Honda CB750A: Honda's Automatic Motorcycle


| 2/7/2013 2:25:57 PM


Honda CB750A: Honda's Automatic Motorcycle 

Hondamatic. To most Australians it is associated with the Honda automatic cars that were sold in the country in the late 1970’s and early 80’s. It seems a little known fact in Australia that Hondamatic is also the term given to Honda motorcycles equipped with automatic transmissions, and that Honda attempted offering these automatic motorcycles to the Australian bike riding fraternity with no luck. The feature bike in this article is a relic from this era, a California-spec CB750A brought to Australia for testing in the local conditions. Even though Honda Australia decided against selling the model here, the bike stayed, and has found its way into safe hands. 

At the start of 1977, Honda was producing two automatic motorcycle models: The CB400A, known in the U.S. as the Hawk, and the CB750A, a reworking of the CB750F. These bikes were initially conceived as a way for learner riders to get comfortable riding motorcycles without fear of stalling. This allowed for the novice to practice staying upright, braking and riding in traffic, all without having to focus on changing gears constantly as well.

I say changing gears constantly because the automatic transmissions offered on Hondamatic motorcycles were not automatic in the true sense of the word. A shift lever in the same position as a gear changer on a manual Honda allowed the rider to shift between neutral, low and drive. The ability to manually shift between high and low made sure the bike wouldn’t shift gears through a corner, throwing a rider off balance. Also built into the automatic models was a linkage from the kickstand to the gear lever, so when the kickstand was operated, the bike would put itself into neutral. This would stop the bike from starting in gear, something someone new to riding might overlook after getting back on the back.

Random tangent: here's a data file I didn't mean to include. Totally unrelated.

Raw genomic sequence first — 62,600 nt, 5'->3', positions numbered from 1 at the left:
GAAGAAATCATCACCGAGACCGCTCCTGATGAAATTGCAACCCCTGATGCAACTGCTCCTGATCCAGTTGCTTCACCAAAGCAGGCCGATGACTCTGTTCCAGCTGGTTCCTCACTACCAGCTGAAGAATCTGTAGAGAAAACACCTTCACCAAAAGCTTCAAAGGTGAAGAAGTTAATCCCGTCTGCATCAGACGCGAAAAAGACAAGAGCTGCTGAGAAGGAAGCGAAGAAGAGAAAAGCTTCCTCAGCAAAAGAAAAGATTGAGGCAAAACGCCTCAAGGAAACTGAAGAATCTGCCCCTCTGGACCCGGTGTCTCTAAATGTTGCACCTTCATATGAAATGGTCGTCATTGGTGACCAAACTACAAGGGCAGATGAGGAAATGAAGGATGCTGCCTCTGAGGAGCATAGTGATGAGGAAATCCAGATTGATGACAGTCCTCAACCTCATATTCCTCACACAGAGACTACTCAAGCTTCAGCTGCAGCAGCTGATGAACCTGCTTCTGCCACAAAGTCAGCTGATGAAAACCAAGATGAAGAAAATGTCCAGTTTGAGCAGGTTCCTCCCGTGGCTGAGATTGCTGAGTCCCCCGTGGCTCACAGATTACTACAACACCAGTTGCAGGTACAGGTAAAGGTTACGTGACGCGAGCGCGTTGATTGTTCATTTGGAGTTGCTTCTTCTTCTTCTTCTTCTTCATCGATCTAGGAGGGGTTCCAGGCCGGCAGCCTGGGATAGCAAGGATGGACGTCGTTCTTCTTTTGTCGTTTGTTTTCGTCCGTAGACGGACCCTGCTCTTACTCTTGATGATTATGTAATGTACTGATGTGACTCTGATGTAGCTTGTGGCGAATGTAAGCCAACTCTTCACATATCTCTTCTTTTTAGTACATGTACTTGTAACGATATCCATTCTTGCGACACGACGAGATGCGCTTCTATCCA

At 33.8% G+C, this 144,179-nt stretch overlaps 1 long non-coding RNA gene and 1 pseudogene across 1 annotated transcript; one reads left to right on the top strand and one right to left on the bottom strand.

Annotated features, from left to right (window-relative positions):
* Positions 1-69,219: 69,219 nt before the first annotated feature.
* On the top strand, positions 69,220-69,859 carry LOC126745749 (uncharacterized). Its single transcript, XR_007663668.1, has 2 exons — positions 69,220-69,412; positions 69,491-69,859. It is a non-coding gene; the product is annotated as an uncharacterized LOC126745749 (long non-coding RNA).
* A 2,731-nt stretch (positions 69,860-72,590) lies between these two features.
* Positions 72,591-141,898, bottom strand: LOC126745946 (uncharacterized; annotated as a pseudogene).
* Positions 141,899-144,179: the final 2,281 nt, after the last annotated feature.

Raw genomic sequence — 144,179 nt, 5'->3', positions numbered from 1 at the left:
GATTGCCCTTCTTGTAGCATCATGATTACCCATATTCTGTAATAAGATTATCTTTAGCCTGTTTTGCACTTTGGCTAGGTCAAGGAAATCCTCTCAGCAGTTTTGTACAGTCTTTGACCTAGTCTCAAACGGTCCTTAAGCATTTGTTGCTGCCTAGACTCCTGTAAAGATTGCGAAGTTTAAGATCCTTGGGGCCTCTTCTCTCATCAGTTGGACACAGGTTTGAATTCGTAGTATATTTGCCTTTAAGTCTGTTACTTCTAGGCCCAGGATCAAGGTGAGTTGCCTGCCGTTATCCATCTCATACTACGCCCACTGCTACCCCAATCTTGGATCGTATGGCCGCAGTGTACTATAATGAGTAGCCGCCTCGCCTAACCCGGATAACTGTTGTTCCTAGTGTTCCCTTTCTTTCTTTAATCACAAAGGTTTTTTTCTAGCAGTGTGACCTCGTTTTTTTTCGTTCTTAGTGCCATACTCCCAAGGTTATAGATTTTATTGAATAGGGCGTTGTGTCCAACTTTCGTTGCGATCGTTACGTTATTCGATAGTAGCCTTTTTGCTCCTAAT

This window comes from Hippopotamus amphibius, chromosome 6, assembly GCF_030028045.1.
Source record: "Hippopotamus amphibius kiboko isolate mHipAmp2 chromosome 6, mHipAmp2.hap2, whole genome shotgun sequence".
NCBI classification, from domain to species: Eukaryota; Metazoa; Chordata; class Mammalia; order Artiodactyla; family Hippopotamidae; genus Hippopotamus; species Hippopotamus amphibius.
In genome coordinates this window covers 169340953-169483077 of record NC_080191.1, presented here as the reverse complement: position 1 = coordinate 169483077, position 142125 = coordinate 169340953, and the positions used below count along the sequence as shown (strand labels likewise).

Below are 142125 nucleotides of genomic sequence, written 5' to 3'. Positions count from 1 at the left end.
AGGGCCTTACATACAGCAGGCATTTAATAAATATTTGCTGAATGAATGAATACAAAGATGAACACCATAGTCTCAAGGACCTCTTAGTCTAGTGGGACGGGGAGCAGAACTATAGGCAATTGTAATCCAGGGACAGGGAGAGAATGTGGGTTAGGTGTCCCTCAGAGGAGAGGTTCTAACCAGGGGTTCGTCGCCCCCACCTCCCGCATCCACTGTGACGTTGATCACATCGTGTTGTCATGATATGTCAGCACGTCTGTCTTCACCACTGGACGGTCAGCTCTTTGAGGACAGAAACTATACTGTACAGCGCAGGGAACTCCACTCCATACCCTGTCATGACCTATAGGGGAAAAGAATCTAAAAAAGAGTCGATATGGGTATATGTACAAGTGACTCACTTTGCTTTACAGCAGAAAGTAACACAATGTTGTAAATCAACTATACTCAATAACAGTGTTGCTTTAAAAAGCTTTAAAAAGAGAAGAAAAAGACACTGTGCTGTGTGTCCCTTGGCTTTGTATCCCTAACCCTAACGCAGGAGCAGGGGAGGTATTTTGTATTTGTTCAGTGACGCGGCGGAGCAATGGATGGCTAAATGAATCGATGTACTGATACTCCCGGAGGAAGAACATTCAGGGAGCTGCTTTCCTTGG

The automatic motorcycles lacked the performance of their manual brothers. Quarter-mile times and top speeds were slower, the added weight of the transmissions not helping. The CB750A didn’t allow enough acceleration on the downshift to pass cars, and the CB400A transmission allowed too much chance of over run when heading into corners at speed. Performance issues and a change in the demographic of bike buyers meant Hondamatics only got a 3-year run before being dropped from the lineup.



In an engineering sense, the CB750A wasn’t just a CB750 with an automatic transmission fitted. Much work went into this model to make them stand apart from their CB750 stable mates. The engine gained different rocker covers and crankcases to suit the different engine/transmission combo. The engines were changed from dry sump to wet sump, the same oil going from the torque convertor through the engine to be cooled. The torque convertor is of the same design as the Civic cars of the time, as well as the Moto Guzzi V1000, which would have been a competitor to the CB750A. A three-part unit, the convertor was made up of a centrifugal oil pump, a turbine wheel and a stator. The oil pump, driven off a primary drive connected to the crank, would spin inside the turbine wheel, both of these components being bowl shaped. The oil from the pump would travel along the vanes of the turbine wheel, where it is then directed to the cup-shaped vanes of the stator wheels, and deflected back to the oil pump hub. Simple but rugged, the Hondamatic motorcycles gained a name for reliability that still stands today.

Carl Neal
8/1/2013 7:37:34 AM

I bought a new 750 hondamatic. Loved it. But it had one flaw that could have been corrected by Honda. At slow speed, making a left turn, with my right foot on the ground. If I had to stop using the front brake, that automatic transmission just pushed me over. And i couldn't do a thing about it. My right foot could not get to the brake. Glad i installed crash bars on it. The fix could have been the addition of a hand brake on the right bar to control the rear wheel. Oh, and the gas milage was terrible


Kim Gilsbach
2/25/2013 2:40:08 AM

I have a 1976 750 that runs quite well with 29000 miles. Bought on ebay and found a few replacemnet parts. Appears to be all original. The tank is rusty, so I sealed. Fun to ride on ocassion. Interesting that I was approached from a guy in Australia about buying it.


Bill Revene
2/14/2013 7:32:23 PM

I was selling Honda motorcycles when test automatics came out. We had two of each, the 400 and 750. We were only able to sell one of each as they were neither fish nor fowl. The experienced riders wouldn't consider a "scooter" type non-shifting and the 750 was too big for an entry level rider to consider. Back then an entry level bike was a 250 or 400. The 750 was the big kid's bike. One person that bought the 750 just didn't want to shift and thought it was unique. The person that bought the 400 did a lot of driving in Boston and thought the automatic would be easier. I'm not sure what happened with the 2 unsold bikes as it was seasonal work for me.